Isaiah 5:3-7 is a perfect example of anthropomorphism found in a parable which is in the form of a song, where God speaks in human terms. God expects one thing and gets another. Is this an example of God being surprised and learning? No, it is not. God knows all things (1 John 3:20). But, he speaks in such a way that we can relate to. Such is the case here.
“And now, O inhabitants of Jerusalem and men of Judah, judge between Me and My vineyard. 4 “What more was there to do for My vineyard that I have not done in it? Why, when I expected it to produce good grapes did it produce worthless ones? 5 “So now let Me tell you what I am going to do to My vineyard: I will remove its hedge and it will be consumed; I will break down its wall and it will become trampled ground. 6 “And I will lay it waste; it will not be pruned or hoed, but briars and thorns will come up. I will also charge the clouds to rain no rain on it.” 7 For the vineyard of the Lord of hosts is the house of Israel, and the men of Judah His delightful plant. Thus He looked for justice, but behold, bloodshed; for righteousness, but behold, a cry of distress," (Isaiah 5:3-7).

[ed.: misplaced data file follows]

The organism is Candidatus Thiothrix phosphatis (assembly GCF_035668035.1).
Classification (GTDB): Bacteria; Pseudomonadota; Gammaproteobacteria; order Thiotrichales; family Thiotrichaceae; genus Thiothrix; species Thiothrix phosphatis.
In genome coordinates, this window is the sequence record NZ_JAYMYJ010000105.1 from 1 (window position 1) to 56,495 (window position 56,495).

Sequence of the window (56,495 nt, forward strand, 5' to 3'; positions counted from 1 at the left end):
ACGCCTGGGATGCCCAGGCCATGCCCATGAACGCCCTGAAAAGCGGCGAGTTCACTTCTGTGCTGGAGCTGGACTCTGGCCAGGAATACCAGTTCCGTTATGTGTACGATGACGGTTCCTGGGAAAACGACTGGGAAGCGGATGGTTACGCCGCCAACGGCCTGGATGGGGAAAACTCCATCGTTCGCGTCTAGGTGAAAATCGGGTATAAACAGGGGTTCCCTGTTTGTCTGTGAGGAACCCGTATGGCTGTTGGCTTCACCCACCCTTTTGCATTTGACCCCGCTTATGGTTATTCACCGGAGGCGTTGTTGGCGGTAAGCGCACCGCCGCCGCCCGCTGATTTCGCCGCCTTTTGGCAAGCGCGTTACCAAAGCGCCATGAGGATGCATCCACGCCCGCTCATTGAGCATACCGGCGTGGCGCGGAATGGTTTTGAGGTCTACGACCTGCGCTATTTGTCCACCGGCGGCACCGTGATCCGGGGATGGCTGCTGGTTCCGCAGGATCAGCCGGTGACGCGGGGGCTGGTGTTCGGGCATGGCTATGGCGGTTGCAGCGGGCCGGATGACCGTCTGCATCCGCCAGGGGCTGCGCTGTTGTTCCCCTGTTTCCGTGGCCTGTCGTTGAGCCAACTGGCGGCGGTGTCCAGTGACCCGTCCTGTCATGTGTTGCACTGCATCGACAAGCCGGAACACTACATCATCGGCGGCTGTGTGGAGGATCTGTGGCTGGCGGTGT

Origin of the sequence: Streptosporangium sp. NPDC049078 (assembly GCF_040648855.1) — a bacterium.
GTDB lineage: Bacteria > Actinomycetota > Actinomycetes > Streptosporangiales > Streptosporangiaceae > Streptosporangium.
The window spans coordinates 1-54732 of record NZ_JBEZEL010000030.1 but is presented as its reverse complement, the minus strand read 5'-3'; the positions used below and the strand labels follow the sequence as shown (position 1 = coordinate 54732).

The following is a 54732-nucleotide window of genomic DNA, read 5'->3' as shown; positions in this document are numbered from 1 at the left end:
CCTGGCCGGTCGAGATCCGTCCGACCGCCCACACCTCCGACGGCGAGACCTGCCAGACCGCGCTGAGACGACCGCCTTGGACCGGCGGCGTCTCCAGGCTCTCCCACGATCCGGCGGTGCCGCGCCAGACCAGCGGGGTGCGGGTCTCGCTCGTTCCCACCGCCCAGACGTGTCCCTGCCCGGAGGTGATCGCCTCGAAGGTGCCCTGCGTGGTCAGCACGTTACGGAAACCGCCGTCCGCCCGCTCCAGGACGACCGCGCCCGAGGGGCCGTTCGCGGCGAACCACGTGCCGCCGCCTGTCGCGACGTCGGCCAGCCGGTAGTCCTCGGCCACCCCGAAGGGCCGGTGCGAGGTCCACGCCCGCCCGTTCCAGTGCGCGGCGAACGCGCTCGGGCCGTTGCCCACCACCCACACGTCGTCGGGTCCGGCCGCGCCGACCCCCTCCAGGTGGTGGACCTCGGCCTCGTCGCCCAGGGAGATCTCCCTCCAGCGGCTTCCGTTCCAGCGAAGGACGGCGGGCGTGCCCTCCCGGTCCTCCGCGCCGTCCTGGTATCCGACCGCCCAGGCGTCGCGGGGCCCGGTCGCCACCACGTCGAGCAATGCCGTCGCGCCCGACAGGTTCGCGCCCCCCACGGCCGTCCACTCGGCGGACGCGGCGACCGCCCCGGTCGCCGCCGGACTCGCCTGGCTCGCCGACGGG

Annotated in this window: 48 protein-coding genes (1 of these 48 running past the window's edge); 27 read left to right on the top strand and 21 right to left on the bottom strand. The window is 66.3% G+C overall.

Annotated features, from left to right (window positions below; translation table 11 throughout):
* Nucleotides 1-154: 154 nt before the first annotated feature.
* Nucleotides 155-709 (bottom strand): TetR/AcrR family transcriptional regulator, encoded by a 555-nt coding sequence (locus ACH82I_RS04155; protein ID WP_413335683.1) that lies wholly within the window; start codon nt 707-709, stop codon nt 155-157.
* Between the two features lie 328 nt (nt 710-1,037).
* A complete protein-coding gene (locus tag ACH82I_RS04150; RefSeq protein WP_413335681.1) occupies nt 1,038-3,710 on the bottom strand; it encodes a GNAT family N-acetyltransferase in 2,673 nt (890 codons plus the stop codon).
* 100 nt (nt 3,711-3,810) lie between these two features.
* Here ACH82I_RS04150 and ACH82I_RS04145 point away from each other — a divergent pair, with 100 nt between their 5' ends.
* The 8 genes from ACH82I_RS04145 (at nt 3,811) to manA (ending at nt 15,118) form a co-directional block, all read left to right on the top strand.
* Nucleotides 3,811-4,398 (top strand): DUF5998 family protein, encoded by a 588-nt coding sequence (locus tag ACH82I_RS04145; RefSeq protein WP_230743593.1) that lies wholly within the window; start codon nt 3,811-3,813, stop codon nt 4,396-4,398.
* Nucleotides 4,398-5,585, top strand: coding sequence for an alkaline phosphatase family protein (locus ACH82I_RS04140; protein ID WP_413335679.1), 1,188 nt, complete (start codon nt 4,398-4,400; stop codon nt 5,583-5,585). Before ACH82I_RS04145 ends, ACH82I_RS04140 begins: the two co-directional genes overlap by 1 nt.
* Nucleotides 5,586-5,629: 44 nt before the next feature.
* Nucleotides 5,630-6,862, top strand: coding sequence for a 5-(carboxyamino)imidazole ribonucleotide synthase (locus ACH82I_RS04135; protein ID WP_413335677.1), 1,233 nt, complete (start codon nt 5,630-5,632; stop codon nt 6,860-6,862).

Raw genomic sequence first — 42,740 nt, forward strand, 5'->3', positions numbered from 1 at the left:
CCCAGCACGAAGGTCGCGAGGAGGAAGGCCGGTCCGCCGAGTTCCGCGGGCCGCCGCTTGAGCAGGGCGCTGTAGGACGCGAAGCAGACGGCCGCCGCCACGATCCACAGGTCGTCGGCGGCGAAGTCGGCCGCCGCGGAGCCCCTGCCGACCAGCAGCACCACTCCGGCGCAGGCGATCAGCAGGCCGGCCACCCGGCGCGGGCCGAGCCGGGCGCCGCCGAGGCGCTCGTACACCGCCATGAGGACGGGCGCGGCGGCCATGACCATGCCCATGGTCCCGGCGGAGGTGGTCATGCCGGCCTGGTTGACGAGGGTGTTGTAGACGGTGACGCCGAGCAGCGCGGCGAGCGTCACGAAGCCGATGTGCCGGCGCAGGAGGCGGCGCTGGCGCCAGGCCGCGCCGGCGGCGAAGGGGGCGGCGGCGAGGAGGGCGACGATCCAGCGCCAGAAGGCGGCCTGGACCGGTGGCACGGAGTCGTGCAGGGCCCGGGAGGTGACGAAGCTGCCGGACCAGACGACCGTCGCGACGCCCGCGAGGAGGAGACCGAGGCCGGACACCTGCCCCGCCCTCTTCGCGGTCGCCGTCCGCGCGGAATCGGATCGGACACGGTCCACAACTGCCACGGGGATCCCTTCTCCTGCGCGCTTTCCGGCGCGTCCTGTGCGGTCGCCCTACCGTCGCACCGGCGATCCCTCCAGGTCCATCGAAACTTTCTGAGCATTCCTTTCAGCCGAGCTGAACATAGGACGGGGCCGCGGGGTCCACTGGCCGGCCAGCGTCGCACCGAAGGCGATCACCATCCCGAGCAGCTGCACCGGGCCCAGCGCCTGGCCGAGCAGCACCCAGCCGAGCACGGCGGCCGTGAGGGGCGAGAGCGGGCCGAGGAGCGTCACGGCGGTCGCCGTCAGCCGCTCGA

This section of scripture is a parable in the form of a song. A parable is meant to illustrate a point, not expound doctrine, and a song takes much liberty with its words and phrases. Therefore, the poetic license taken in this song need not be construed as God actually being surprised, especially when we realize that God speaks to us in reference to our time frame and uses human emotions and conditions.
We know that from all eternity God has known all things (1 John 3:20). He is not surprised by anything. So, what we have here is a song using poetic license to convey meaning.